This week, three artists who are all buzzing in the blogosphere right now caught our eye. All of these acts are in Hip Hop’s purist state – performing as often as possible, long before they risk it all on a commercial release. The staff at HipHopDX took notice this week, as two Bay Area emcees and a New Yorker stole our ears and caught repeat rewinds in an effort to try to avoid Ray J vs. Fabolous drama.

Nitty Scott, MC – “Auntie Maria’s Crib”

I’d like to publicly apologize to Nitty Scott, MC for not giving her music a chance. The landscape of female emcees in Hip Hop’s recent climate used to remind me of the early ’90s when it was all or nothing on the femininity front. You had Lil’ Kim and Foxy Brown rubbing their chesticles on the faces of their listeners, while Lady of Rage and Boss scared the shit out of the rest. It took Lauryn Hill to split the difference by the mid-’90s, combining slick talk with estrogen to craft a tom-boy chic image where she could wear some cargo pants and not look like she was hiding a penis. I didn’t believe that was possible these days. My bad. Can’t blame me though, because remember Nicki Minaj was wearing rubber pants and barbie supersuits and then started dressing like Marie Antoinette. She jumped the Hip Hop shark in the Pop ocean the moment the checks started rolling in (I still love Nicki though). Anyway, this is about Nitty.

I’ve been shamefully eye-rolly about “real” female emcees ever since Lauryn Hill cut her hair off. Then I stumbled upon this “Auntie Maria’s Crib” produced by my longtime homie The Good Reverend Dr (can I get an Okayplayer?). Seeing HIS name made me check it out, but hearing HER voice kept me listening. My gut reaction was that Nitty was channeling Ladybug Mecca from Digable Planets (another female rapper who struck a great balance of beauty and bars). Rev’s beat is so laid back and soulful that the whole cut sounds so mid-90s yet still somehow pushing Hip Hop forward. Needless to say, I’ll be front and center on the digital line when Nitty‘s “Doobies x Popsicle Sticks” drops. – Kathy Iandoli

Listen to “Auntie Maria’s Crib” by Nitty Scott, MC

Davinci featuring Young Gully – “Where My Dough At?”

If you know Fillmore emcee Davinci‘s story and have taken the time to sit with the rhymes on his excellent digital debut The Day The Turf Stood Still and this month’s Feast or Famine EP, you’ll know right away that a track like “Where My Dough At,” is an atypical street narrative. Instead it is more of a cautionary tale told through the eyes of someone who has let friendship corrupt the smooth flow business.

What makes Davinci unique and worthy of your time is that he takes everything down to street level where things are never cut and dry and before head-to-head conflict there will always be – and more importantly should always be – indecisiveness . “Where My Dough At ” illustrates this; It’s all about the practical. You can’t get your money or even make real-time threats when someone’s phone goes straight to voice-mail. The verses stay clear of the cartoonish hell-bent-on-war facade that so many of today’s pop rappers flirt with. Basically ‘Where My Dough At” says, “I’m not up in your house yet, but you’re making me think I’ll have to be.”  It says, who in there right mind would want to go to someone’s house and demand money.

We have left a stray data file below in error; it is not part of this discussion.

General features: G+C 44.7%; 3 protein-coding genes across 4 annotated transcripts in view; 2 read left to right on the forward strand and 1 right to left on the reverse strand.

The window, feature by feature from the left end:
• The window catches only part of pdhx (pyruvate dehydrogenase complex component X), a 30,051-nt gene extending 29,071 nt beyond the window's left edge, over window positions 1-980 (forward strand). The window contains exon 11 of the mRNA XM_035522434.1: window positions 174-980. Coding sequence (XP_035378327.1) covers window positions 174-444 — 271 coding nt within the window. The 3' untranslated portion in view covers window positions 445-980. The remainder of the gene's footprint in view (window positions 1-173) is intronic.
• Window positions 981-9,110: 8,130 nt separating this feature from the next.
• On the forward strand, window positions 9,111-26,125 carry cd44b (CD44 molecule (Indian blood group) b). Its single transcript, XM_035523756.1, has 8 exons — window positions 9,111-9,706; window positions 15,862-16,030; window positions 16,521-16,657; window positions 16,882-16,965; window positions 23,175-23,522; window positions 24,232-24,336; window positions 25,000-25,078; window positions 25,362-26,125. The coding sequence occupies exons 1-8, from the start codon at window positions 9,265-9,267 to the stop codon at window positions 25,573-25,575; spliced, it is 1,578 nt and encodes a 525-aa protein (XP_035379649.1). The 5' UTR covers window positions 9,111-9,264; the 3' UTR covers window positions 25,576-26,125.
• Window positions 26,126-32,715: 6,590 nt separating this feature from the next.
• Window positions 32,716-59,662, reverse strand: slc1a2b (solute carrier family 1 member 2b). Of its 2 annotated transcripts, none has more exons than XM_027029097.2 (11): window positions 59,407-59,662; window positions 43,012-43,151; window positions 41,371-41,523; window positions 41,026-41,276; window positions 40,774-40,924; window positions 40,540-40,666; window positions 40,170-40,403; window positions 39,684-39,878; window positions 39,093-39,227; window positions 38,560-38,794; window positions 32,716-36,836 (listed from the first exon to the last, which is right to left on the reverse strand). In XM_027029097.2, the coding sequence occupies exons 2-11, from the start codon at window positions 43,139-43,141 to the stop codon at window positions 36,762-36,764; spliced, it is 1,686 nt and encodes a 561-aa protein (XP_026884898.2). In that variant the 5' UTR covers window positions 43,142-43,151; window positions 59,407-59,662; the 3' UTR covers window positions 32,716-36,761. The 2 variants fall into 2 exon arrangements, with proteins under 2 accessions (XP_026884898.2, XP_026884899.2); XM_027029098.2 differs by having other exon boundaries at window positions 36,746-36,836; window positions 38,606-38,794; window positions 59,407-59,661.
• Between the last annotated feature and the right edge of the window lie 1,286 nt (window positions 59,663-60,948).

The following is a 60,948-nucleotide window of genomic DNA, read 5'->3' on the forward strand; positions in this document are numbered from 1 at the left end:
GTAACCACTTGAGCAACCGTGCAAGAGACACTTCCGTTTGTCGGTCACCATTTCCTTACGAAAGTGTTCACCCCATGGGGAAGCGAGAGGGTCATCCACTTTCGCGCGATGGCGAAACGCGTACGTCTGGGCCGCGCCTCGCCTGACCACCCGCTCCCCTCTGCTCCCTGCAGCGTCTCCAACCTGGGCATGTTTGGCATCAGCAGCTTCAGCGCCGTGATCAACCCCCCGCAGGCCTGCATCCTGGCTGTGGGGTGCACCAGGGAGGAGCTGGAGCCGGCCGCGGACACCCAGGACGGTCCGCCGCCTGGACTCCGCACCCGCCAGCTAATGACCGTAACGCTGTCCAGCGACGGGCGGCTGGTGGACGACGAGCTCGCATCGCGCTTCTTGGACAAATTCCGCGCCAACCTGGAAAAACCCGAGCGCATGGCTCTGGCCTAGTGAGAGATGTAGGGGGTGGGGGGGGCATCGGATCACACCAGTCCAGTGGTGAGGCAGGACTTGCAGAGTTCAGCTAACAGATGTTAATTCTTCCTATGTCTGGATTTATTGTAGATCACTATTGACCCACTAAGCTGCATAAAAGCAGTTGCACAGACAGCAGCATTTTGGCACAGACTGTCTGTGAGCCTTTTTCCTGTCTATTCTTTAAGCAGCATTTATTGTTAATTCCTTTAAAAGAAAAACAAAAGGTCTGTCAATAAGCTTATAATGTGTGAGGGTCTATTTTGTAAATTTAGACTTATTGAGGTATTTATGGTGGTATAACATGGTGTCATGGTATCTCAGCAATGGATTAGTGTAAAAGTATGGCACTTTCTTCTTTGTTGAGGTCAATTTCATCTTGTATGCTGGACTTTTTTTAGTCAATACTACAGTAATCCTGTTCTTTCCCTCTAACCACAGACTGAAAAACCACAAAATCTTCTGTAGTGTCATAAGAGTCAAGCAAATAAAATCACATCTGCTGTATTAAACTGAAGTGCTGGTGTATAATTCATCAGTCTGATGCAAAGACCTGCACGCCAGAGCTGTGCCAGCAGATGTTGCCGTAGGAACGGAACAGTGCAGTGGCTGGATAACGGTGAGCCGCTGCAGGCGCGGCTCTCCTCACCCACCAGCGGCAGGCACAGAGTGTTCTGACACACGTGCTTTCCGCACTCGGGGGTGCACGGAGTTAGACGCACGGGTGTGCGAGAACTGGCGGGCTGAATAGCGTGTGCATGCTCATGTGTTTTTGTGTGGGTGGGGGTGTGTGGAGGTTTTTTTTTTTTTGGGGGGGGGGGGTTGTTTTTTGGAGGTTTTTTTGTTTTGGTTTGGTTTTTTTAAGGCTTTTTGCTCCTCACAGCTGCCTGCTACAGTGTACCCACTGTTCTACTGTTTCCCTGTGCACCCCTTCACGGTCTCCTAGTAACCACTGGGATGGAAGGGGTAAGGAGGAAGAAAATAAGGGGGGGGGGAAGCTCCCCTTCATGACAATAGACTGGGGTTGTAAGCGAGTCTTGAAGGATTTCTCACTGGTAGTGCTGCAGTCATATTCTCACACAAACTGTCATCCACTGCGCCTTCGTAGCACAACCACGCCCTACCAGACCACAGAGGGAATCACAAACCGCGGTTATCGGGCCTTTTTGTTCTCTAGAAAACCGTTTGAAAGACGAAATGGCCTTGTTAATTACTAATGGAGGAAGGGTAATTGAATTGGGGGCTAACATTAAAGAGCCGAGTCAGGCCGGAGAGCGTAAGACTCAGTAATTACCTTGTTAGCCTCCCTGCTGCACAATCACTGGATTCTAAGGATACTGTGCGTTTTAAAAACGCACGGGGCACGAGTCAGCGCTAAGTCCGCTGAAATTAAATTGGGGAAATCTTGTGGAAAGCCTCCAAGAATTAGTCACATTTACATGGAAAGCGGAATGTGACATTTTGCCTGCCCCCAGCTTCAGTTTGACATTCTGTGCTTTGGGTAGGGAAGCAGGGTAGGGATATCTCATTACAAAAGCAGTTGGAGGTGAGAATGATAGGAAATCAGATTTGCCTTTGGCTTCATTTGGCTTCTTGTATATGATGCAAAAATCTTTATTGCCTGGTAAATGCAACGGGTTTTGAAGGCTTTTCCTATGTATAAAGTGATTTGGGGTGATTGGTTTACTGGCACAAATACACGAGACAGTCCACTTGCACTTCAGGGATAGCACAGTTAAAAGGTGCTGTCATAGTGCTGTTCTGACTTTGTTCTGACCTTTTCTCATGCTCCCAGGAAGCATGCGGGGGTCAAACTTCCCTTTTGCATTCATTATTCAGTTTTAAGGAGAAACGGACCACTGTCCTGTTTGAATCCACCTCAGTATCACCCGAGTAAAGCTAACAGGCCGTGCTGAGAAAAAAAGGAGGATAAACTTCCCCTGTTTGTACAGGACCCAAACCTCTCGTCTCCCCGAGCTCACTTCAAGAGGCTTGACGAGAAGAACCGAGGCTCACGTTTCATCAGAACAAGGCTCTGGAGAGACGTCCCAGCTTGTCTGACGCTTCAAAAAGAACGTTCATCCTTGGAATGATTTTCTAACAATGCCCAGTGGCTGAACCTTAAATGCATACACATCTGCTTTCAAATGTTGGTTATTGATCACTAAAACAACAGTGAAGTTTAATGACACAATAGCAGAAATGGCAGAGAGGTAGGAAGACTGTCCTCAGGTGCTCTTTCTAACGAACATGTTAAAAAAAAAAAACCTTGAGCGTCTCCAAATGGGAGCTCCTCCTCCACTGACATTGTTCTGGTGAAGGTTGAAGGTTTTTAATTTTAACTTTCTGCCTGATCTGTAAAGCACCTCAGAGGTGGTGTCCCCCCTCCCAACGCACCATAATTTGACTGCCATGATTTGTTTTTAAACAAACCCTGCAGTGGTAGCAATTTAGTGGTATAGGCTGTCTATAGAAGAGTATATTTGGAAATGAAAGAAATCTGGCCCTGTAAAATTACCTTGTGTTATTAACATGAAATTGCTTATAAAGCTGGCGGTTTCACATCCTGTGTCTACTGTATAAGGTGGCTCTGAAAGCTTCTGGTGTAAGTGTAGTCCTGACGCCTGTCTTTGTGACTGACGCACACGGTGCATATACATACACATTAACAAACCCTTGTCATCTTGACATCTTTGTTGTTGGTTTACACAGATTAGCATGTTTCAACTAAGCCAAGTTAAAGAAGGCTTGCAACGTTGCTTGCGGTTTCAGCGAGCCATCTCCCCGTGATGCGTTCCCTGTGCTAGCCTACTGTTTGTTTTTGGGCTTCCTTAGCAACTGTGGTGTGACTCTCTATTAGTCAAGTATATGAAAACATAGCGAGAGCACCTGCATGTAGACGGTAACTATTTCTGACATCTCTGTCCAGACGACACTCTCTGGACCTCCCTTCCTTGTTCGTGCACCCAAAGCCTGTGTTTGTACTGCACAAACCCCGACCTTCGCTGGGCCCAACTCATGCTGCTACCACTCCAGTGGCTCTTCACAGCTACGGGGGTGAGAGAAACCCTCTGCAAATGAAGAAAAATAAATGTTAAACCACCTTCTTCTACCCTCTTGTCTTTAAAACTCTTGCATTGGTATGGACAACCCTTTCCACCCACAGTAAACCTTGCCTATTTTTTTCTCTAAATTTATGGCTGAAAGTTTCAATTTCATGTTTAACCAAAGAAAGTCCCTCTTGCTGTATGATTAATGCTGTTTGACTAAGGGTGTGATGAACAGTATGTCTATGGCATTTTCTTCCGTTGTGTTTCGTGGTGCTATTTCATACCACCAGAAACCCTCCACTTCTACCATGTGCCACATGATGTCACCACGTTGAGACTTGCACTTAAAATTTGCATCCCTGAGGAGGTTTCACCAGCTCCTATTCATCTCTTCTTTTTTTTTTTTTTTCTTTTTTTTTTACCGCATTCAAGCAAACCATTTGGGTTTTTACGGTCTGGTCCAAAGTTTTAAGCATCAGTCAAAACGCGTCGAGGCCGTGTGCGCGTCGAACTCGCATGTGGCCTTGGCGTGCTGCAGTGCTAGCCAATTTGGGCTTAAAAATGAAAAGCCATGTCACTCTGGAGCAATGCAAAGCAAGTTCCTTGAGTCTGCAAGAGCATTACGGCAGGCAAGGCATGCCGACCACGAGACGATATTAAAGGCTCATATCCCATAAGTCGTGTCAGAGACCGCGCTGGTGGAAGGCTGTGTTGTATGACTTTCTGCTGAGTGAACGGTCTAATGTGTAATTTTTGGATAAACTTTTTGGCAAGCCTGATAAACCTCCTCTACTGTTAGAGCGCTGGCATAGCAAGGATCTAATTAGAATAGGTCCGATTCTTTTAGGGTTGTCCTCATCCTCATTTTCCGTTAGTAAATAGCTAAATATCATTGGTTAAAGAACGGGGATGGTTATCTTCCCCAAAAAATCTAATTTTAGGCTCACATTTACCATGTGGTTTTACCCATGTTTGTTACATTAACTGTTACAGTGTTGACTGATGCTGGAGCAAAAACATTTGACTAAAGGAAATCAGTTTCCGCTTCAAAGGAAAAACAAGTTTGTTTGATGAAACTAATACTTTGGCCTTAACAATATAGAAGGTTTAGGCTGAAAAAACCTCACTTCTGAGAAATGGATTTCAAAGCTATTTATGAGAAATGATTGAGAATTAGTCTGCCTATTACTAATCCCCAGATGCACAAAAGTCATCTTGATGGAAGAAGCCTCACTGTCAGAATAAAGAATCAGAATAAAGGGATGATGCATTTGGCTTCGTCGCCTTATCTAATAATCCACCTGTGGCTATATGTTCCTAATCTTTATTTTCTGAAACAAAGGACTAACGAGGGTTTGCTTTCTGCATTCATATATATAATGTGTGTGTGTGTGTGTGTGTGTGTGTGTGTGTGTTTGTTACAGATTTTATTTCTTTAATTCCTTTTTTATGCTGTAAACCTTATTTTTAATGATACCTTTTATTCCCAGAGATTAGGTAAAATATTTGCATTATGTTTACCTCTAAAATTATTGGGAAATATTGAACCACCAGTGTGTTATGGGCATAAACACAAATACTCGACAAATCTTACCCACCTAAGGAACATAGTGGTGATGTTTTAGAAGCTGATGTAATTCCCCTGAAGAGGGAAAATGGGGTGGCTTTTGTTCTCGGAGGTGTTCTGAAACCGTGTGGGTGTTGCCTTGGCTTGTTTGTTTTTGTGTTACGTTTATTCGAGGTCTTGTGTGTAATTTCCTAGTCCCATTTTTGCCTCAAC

And in midst of all this there is a break and we’re lifted out of Fillmore to look at the epic scope of the problem. “We ain’t never gotten our 40 acres and a mule, but instead they gave ni**gas 40 kilos and a tool.”

Just like on The Day The Turf‘s…”All I Have”, “Where My Dough At” delivers a beat heavier on the ’70s Soul and Funk than the synthetic Hyphy sound of the Bay Area. In short, the most logical emcee for a remix is Ghostface Killah, and Davinci, slept-on or not, could more than hold his own. – Michael Sheehan

Listen to “Where My Dough At?” by Davinci featuring Young Gully

Locksmith – “Breaking Point”

I heard an interesting story recently from Murs. Murray told me that Locksmith – who appears on his  Love & Rockets, Volume 1 album, specifically sought out Ski Beatz for production. What’s ill to me about that is Lock is already a musical protege of E-A-Ski, a legendary Bay Area producer of Spice 1 and Master P fame. Two Skis, with two completely different sounds – and one pupil. Needless to say, Locksmith flew out to New York City to get down with the DD172/BluRoc camp, which led to appearances on 24 Hour Karate School, Pt. 2, and a whole bunch of music yet-to-be-heard.

One such Locksmith x Ski Beatz collaboration, “Breaking Point” is a great record, that speaks to anybody’s frustrations in difficult times. The single, complete with video, works with the Recession, struggling artists in the music industry, and even the news events of the last 10 days. Like Davinci, Locksmith is coming from a difficult region in breaking new artists, but he has the perspective it takes – and the right people in his corner giving him feature looks to make a lasting impression. Locksmith is not going to break, he’s going to bust – his way into the game.

Last Week’s Slept-On But Dope Hip Hop Songs.